The involved parties seem to think that the center pairing can work, and there is a chance both players return next year. But the numbers tell a different story than the quotes, and starting two centers together may have run its course as a strategy in Indiana.
A lot happened to the Pacers this campaign — including roster problems, injuries, in-game struggles, and off-court turmoil. Between the on-court product floundering and the off-court unrest, the season was a mess. That’s why something needs to change within the blue and gold. Things had been building up in Indiana, but they took a fall this past season. The organization can’t try similar strategies again with the same staff and expect drastically better results, even if the Pacers did have bad luck this past season.
Something Kevin Pritchard said last offseason is now relevant again. Pritchard re-signed multiple players last fall, which meant the team had a historic amount of continuity going into this season. He, and the rest of the organization, were banking on roster continuity giving Indiana an advantage.
“When you look at teams that have gone deep into the playoffs, either they’ve made a huge move or they’ve had some serious continuity,” Pritchard said. “So one of the things we decided [was] it was either going to be a big move or we were going to value continuity.”
The Pacers chose the “continuity” path as their preferred road forward last summer. It didn’t work. Now, Pritchard must look at the other path he mentioned — a big move.
Perhaps that big move comes in the form of a dramatic coaching change. Maybe a “big” move is more literal, and the Pacers break up their dynamic center duo. Alternatively, the Pacers could re-shape various key pieces, similar to what they did in the summer of 2019. But after the season that just happened, doing nothing would be an underreaction. The Pacers must alter something.
Pritchard likes the roster he has put together and believes it has a unique, winning makeup. With proper health, he could be right — his team did start the season strong.
But the evidence is mounting that the current framework of the Indiana Pacers just isn’t good enough to reach the goals that the team has publicly set for themselves. That’s why some form of change is needed.
In order to figure out what modifications are needed, the Pacers need to decide what they want the future to look like. Multiple core pieces are locked up, contractually, for the next few seasons. If the organization wants to win something, like a playoff series, then changes to the supporting cast for that group are needed. Re-tooling around the team’s best players may be required if the locked-up talent isn’t enough for the team to achieve postseason success. Alterations to the coaching staff could help, too, but roster changes are important. Attempting to win with the same nucleus again seems untenable given the results of the past three seasons: zero playoff victories.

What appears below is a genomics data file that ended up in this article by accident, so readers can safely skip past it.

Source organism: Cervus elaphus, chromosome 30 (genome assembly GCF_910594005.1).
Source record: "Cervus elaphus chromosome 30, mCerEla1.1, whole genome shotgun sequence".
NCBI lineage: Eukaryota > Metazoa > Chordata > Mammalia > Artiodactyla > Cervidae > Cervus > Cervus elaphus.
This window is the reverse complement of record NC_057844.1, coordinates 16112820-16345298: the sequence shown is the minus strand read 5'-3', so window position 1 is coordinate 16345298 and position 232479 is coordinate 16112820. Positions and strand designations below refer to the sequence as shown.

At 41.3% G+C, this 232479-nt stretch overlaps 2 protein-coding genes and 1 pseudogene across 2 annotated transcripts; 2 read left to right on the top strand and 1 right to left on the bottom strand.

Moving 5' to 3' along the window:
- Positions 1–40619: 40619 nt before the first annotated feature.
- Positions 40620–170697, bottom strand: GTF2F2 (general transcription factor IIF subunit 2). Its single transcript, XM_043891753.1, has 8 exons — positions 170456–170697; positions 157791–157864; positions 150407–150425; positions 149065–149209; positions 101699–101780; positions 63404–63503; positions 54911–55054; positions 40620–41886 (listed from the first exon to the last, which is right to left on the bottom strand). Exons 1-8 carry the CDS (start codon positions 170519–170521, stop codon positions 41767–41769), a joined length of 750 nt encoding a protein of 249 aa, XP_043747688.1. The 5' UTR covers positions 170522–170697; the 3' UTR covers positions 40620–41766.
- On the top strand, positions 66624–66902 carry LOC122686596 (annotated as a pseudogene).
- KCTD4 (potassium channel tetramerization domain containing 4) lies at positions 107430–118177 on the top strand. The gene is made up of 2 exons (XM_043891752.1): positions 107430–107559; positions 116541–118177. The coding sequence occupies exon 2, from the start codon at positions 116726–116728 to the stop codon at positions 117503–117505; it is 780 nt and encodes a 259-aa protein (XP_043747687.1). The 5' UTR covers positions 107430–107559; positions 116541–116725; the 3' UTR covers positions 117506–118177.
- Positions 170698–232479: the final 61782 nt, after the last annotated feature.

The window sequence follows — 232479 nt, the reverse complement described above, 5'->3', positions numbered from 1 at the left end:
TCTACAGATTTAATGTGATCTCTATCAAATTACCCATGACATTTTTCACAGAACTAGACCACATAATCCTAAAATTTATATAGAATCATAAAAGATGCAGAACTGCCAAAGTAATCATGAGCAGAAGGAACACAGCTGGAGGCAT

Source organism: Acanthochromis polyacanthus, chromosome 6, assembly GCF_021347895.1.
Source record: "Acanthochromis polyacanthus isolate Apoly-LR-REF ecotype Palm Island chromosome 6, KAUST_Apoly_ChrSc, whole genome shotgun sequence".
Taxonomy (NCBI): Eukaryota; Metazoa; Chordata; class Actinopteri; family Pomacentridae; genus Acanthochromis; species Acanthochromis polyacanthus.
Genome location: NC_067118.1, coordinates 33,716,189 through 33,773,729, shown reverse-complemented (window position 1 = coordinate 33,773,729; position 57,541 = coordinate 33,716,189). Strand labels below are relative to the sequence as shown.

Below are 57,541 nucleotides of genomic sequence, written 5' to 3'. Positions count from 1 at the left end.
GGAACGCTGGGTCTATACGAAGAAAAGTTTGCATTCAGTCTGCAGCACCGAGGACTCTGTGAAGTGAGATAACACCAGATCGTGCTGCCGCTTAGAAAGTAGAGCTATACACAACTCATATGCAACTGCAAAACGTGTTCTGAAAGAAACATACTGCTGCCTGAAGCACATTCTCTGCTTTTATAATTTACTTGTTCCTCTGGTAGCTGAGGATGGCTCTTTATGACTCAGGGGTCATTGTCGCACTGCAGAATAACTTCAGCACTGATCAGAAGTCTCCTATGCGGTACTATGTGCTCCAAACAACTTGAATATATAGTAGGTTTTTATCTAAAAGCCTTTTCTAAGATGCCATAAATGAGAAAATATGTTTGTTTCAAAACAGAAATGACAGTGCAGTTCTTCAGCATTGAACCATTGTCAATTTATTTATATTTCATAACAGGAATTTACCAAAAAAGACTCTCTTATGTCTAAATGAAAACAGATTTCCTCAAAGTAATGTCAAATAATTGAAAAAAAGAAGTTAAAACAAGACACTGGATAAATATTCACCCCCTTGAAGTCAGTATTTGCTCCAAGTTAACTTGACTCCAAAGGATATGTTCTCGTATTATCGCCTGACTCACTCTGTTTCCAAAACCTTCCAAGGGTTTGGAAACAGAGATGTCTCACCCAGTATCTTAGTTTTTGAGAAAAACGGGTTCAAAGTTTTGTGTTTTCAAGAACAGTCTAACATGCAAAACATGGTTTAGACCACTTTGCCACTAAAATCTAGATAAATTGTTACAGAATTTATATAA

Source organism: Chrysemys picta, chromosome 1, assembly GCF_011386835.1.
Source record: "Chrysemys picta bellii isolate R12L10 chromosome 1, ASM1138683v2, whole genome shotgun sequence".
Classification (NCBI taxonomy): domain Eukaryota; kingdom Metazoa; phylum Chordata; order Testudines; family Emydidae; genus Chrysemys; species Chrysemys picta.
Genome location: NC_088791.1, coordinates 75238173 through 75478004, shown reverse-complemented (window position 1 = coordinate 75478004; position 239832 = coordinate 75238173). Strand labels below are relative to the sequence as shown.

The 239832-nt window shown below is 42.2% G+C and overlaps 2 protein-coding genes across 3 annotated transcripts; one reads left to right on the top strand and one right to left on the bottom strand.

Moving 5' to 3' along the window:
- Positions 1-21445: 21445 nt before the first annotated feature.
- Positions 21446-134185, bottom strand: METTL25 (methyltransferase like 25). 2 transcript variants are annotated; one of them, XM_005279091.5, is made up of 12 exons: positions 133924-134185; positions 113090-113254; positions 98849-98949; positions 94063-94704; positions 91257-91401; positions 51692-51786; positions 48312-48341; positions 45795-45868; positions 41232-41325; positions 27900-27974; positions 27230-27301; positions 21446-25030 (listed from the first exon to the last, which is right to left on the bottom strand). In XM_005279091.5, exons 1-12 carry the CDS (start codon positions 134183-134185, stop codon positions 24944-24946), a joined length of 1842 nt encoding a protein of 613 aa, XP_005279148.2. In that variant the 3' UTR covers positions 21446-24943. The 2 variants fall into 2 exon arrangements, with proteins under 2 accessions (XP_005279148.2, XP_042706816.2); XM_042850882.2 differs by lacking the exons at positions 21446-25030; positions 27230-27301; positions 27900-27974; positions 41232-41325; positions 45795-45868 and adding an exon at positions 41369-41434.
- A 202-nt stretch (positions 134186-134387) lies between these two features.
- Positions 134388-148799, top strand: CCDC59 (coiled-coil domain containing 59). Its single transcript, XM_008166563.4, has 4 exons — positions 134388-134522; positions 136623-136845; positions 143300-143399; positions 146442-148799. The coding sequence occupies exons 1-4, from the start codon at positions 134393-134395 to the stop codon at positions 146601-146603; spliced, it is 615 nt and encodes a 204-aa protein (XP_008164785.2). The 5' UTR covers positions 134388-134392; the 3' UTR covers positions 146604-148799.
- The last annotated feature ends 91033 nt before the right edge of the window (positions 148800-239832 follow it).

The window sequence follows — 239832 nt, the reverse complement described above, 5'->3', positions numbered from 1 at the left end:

NBA teams, players, and front offices all mess up. No organization is infallible. A zoomed-in view on the Pacers makes it clear that the team messed up this year in a number of ways. It happens in the NBA, even to the best organizations.
A more zoomed-out view of Indiana shows a brighter situation — the team just added Caris LeVert to a core that proved to be a top-4 team in the Eastern Conference just two years ago. It isn’t hard to imagine a key move or two getting the pacers back to that spot, even after some missteps this campaign.
But the mistakes from this past season mean that impactful changes are required, not optional, to get back to that level of success. The Pacers disappointed and took a step back. It happens. But the entire organization, from executives down to the players, must learn from it and move forward if they want to bring postseason success back to the franchise.